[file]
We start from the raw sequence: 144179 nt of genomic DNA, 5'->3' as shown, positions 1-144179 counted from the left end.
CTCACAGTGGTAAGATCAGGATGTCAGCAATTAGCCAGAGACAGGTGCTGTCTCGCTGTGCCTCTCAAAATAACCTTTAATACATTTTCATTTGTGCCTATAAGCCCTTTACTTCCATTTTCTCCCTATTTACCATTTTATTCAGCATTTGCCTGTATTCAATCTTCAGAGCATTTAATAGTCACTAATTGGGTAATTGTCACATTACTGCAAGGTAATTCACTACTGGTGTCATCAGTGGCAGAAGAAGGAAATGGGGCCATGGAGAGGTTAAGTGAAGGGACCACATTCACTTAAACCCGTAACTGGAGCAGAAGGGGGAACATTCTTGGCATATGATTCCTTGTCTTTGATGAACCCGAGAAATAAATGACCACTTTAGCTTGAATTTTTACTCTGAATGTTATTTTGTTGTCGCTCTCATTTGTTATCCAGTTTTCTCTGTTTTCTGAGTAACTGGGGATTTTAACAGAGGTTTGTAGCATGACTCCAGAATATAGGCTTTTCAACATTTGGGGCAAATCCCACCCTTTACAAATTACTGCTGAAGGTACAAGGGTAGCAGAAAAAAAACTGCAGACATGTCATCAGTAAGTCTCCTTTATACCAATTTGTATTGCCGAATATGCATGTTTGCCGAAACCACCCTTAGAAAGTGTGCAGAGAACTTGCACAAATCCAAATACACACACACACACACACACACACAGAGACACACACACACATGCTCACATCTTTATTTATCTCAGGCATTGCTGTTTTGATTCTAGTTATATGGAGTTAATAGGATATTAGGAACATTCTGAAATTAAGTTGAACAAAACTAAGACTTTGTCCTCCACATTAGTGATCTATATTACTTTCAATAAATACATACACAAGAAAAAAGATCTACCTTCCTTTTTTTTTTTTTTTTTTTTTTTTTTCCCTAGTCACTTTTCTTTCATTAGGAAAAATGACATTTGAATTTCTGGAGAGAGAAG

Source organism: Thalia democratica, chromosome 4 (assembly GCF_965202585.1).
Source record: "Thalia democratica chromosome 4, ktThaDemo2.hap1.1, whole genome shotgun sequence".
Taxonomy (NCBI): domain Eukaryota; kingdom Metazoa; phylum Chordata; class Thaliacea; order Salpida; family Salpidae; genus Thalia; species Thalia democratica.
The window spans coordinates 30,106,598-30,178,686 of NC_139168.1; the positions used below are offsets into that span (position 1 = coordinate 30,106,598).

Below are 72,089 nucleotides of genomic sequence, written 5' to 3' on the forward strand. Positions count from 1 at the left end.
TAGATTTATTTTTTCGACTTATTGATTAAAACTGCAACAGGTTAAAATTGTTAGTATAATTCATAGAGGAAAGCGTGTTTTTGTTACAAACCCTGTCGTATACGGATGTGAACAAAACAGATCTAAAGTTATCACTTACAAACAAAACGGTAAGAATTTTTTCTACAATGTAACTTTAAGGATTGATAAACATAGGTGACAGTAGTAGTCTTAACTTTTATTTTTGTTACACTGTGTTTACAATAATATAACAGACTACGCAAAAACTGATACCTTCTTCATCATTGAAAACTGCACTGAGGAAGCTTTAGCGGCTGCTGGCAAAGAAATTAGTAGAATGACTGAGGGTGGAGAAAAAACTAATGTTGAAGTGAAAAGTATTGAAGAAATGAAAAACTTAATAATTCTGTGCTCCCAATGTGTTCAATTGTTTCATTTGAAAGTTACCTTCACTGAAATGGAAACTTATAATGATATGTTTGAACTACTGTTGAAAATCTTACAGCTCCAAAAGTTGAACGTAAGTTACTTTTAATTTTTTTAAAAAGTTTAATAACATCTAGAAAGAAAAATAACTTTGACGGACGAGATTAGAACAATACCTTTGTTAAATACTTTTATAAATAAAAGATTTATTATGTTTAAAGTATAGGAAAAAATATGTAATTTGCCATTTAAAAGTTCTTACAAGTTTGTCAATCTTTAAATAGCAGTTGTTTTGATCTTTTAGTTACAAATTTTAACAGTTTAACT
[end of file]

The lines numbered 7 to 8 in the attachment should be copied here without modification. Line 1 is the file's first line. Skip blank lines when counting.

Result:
Below are 72,089 nucleotides of genomic sequence, written 5' to 3' on the forward strand. Positions count from 1 at the left end.
TAGATTTATTTTTTCGACTTATTGATTAAAACTGCAACAGGTTAAAATTGTTAGTATAATTCATAGAGGAAAGCGTGTTTTTGTTACAAACCCTGTCGTATACGGATGTGAACAAAACAGATCTAAAGTTATCACTTACAAACAAAACGGTAAGAATTTTTTCTACAATGTAACTTTAAGGATTGATAAACATAGGTGACAGTAGTAGTCTTAACTTTTATTTTTGTTACACTGTGTTTACAATAATATAACAGACTACGCAAAAACTGATACCTTCTTCATCATTGAAAACTGCACTGAGGAAGCTTTAGCGGCTGCTGGCAAAGAAATTAGTAGAATGACTGAGGGTGGAGAAAAAACTAATGTTGAAGTGAAAAGTATTGAAGAAATGAAAAACTTAATAATTCTGTGCTCCCAATGTGTTCAATTGTTTCATTTGAAAGTTACCTTCACTGAAATGGAAACTTATAATGATATGTTTGAACTACTGTTGAAAATCTTACAGCTCCAAAAGTTGAACGTAAGTTACTTTTAATTTTTTTAAAAAGTTTAATAACATCTAGAAAGAAAAATAACTTTGACGGACGAGATTAGAACAATACCTTTGTTAAATACTTTTATAAATAAAAGATTTATTATGTTTAAAGTATAGGAAAAAATATGTAATTTGCCATTTAAAAGTTCTTACAAGTTTGTCAATCTTTAAATAGCAGTTGTTTTGATCTTTTAGTTACAAATTTTAACAGTTTAACT